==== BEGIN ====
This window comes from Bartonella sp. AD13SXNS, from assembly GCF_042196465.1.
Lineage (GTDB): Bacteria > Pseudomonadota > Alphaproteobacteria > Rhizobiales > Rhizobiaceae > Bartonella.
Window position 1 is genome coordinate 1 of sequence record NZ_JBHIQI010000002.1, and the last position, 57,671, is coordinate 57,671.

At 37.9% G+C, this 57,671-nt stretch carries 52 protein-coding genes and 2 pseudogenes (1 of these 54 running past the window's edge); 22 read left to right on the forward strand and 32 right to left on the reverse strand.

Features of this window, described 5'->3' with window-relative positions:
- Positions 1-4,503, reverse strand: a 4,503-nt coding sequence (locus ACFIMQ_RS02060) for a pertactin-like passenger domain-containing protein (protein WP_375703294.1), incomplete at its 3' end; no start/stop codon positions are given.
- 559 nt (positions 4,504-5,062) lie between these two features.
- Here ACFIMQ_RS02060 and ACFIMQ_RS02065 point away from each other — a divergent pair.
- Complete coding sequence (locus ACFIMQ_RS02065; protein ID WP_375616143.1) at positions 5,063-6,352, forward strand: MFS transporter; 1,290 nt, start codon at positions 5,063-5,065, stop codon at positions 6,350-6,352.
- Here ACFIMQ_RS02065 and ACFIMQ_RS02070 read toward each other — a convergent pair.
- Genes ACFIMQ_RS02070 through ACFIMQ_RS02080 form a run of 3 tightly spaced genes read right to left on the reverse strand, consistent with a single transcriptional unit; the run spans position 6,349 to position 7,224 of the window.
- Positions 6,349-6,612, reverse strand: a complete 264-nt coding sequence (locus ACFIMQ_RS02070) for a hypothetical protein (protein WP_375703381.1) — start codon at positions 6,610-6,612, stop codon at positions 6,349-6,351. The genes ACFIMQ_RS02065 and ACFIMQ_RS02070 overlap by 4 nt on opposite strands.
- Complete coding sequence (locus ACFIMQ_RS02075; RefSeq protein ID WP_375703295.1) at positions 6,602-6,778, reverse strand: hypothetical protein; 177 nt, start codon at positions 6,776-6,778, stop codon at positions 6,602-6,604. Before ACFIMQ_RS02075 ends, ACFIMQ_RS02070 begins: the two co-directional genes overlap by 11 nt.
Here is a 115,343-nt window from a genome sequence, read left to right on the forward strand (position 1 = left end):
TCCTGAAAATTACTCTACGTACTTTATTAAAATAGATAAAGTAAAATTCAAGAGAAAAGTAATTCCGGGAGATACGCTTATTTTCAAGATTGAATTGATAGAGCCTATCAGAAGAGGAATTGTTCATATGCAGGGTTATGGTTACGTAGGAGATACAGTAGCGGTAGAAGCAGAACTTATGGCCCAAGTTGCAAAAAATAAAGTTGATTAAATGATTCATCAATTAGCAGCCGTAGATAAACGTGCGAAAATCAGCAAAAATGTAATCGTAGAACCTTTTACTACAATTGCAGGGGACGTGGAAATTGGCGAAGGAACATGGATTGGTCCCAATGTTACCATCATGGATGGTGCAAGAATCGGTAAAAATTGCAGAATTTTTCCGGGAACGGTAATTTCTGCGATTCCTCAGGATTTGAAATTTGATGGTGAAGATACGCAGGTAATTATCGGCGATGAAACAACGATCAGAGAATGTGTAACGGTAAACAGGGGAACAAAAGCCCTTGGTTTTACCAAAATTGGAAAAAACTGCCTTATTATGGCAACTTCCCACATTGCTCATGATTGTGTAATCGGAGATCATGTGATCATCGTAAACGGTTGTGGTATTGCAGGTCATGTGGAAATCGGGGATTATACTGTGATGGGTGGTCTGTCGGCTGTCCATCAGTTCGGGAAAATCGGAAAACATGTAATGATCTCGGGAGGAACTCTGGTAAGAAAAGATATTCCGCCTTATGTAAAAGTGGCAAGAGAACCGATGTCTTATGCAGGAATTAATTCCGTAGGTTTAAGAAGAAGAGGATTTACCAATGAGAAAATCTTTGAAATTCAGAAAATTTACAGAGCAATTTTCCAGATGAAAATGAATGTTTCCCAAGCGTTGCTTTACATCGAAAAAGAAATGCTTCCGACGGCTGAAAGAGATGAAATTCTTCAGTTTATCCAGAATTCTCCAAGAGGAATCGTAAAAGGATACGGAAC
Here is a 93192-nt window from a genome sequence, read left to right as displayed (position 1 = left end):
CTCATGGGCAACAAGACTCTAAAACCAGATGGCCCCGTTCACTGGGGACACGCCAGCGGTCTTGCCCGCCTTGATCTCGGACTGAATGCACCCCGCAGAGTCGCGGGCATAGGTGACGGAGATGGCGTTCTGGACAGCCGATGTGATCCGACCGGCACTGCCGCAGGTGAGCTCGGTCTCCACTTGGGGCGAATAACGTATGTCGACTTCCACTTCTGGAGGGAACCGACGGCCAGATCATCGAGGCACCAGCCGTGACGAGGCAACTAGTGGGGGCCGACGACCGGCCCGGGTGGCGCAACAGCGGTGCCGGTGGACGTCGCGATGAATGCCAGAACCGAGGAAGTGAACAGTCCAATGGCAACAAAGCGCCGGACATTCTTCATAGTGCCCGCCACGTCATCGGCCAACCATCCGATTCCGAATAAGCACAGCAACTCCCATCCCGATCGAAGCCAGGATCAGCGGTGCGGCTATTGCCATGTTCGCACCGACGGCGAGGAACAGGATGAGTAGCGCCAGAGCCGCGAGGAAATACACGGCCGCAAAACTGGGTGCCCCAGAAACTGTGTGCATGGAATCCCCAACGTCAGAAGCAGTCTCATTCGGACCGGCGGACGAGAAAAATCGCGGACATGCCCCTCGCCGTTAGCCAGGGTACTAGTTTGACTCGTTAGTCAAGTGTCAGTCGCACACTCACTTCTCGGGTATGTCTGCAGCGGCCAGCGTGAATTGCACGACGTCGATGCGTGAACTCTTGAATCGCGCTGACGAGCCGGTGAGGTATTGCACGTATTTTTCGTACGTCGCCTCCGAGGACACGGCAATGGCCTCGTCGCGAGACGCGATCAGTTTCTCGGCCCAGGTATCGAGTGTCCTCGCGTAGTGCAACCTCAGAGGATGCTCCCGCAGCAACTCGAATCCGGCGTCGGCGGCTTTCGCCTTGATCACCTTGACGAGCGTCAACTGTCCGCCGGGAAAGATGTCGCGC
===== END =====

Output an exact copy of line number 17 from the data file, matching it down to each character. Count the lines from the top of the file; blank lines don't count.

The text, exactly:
CTCATGGGCAACAAGACTCTAAAACCAGATGGCCCCGTTCACTGGGGACACGCCAGCGGTCTTGCCCGCCTTGATCTCGGACTGAATGCACCCCGCAGAGTCGCGGGCATAGGTGACGGAGATGGCGTTCTGGACAGCCGATGTGATCCGACCGGCACTGCCGCAGGTGAGCTCGGTCTCCACTTGGGGCGAATAACGTATGTCGACTTCCACTTCTGGAGGGAACCGACGGCCAGATCATCGAGGCACCAGCCGTGACGAGGCAACTAGTGGGGGCCGACGACCGGCCCGGGTGGCGCAACAGCGGTGCCGGTGGACGTCGCGATGAATGCCAGAACCGAGGAAGTGAACAGTCCAATGGCAACAAAGCGCCGGACATTCTTCATAGTGCCCGCCACGTCATCGGCCAACCATCCGATTCCGAATAAGCACAGCAACTCCCATCCCGATCGAAGCCAGGATCAGCGGTGCGGCTATTGCCATGTTCGCACCGACGGCGAGGAACAGGATGAGTAGCGCCAGAGCCGCGAGGAAATACACGGCCGCAAAACTGGGTGCCCCAGAAACTGTGTGCATGGAATCCCCAACGTCAGAAGCAGTCTCATTCGGACCGGCGGACGAGAAAAATCGCGGACATGCCCCTCGCCGTTAGCCAGGGTACTAGTTTGACTCGTTAGTCAAGTGTCAGTCGCACACTCACTTCTCGGGTATGTCTGCAGCGGCCAGCGTGAATTGCACGACGTCGATGCGTGAACTCTTGAATCGCGCTGACGAGCCGGTGAGGTATTGCACGTATTTTTCGTACGTCGCCTCCGAGGACACGGCAATGGCCTCGTCGCGAGACGCGATCAGTTTCTCGGCCCAGGTATCGAGTGTCCTCGCGTAGTGCAACCTCAGAGGATGCTCCCGCAGCAACTCGAATCCGGCGTCGGCGGCTTTCGCCTTGATCACCTTGACGAGCGTCAACTGTCCGCCGGGAAAGATGTCGCGC